Low water use and increased costs of water and wastewater services factored into a proposed 2.1 per cent increase to St. Albert’s utility rates.
The proposed hike came as part of the draft 2018 city budget, which was released publicly Nov. 6.
The 2.1 per cent increase would add an average of $3.04 to monthly utility bills.
Kevin Cole, director of utilities for the city, said the amount the city pays for water from Epcor is rising by six per cent in 2018 – from 84 to 89 cents per cubic metre – while the amount the city pays for wastewater treatment is rising by five per cent, from $1.06 to $1.11.
The amount the city pays for water reflects 40 per cent of St. Albert’s overall cost of water service. That means the increase to residents’ water bills is 40 per cent of the water price increase.
Another way to explain it is that if the city pays six per cent more for its water, the water rates for residents go up by a minimum of 2.4 per cent.
Cole said one factor in Epcor’s increase is the fact water usage went down in St. Albert in 2017. As Epcor has fixed costs, using less water doesn’t mean paying less money.
“When water use goes down, the cost per cubic metre of water goes up,” Cole said.
He attributes the low water usage to a wet year.
To help scrutinize Epcor’s water rates, St. Albert has joined many municipalities in the capital region as part of the Regional Water Customers Group. The group sits down with Epcor every May to discuss the rates of the previous year.
“We’ve really taken them to task over the last five to 10 years in making sure that all of the costs that are being attributed to the customers group are accurate,” Cole said.
“Overall, Epcor is quite transparent with the costs that they put into the rate … so unfortunately there isn’t a lot more we can do other than keep an eye and make sure their costs are accurate.”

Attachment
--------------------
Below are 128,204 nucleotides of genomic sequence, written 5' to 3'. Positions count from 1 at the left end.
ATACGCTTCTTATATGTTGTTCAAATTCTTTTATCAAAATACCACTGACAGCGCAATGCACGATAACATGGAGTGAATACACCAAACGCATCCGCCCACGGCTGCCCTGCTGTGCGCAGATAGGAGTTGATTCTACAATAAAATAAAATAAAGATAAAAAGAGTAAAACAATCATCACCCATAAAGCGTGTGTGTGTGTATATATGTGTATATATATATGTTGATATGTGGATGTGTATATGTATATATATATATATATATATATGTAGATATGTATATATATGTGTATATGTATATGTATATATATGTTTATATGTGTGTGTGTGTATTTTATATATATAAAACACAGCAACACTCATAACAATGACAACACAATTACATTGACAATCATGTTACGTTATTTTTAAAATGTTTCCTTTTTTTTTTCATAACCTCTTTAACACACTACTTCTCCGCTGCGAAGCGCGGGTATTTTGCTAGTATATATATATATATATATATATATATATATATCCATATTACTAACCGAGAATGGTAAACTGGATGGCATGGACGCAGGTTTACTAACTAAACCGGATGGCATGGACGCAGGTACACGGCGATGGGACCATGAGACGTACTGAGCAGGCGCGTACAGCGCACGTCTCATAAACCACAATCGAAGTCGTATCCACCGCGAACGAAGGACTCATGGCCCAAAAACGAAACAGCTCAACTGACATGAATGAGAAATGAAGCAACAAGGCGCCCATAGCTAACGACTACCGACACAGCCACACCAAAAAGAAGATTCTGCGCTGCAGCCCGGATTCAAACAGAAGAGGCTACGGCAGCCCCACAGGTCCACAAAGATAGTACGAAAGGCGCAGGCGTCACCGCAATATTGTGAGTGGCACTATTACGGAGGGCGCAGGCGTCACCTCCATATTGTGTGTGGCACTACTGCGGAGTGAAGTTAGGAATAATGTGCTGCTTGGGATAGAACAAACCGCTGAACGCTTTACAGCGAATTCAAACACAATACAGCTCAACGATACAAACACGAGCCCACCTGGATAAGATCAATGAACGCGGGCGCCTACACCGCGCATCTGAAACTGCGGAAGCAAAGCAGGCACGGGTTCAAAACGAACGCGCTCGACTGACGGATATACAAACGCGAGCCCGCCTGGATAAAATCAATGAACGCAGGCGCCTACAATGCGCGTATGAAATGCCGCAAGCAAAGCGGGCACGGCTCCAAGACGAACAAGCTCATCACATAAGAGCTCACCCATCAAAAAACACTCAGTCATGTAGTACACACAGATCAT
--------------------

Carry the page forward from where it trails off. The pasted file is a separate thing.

But water is only one part of residents’ utility bills. Another portion is wastewater, which gets treated by the Alberta Capital Region Wastewater Commission (ACRWC).
“We ship it off to ACRWC and it just makes way more sense to do that,” Cole said.
The increase to wastewater costs is fairly typical and the city expects another five-cent increase next year.
Mayor Cathy Heron, who sat on the wastewater commission as a councillor during her last term, said the commission has infrastructure projects of its own that it needs to build.
The cost of treatment for wastewater accounts for just over half of the cost of St. Albert’s wastewater service, meaning a five-per-cent increase to treatment costs would create a corresponding 2.5-per-cent increase to the amount residents pay for the service, at minimum.
To help keep rates down, at the direction of council the division did an analysis of the staff it includes in its budgets for sanitary, storm and water and juggled some over to the municipal side of the budget.
“That exercise did find us some savings,” Cole said.
Glenn Tompolski, general manager of infrastructure and development services, said the services provided by Epcor and ACRWC are beyond the city’s control.
“We have to pay for that commodity as it comes in and goes out,” he said during an open house on Nov. 8.
Tompolski said projects and staff proposed in the utility operating budget also have a minor impact on the utility rate.
The city is making its case to council for four increases to the utility operating budget: $17,500 toward a community survey on environmental issues; $50,000 for a bulk water dispensing unit; $50,000 for a curbside waste composition study; and $92,200 for a utilities infrastructure planning engineer.
Although there are currently 54 full-time-equivalent staff in the utilities division, Tompolski said there is currently only one full-time engineer managing $12-million worth of projects.
“The last few years, we haven’t been able to keep up with the work and have been carrying over some projects,” he said during a committee of the whole meeting on Nov. 9.
As for bringing the proposed utility rate increase down, motions have already been made by Coun. Sheena Hughes to postpone the curbside waste study and re-arrange some of the other projects included in the utility budget, with the rate being adjusted accordingly. Council will vote on those motions later this month.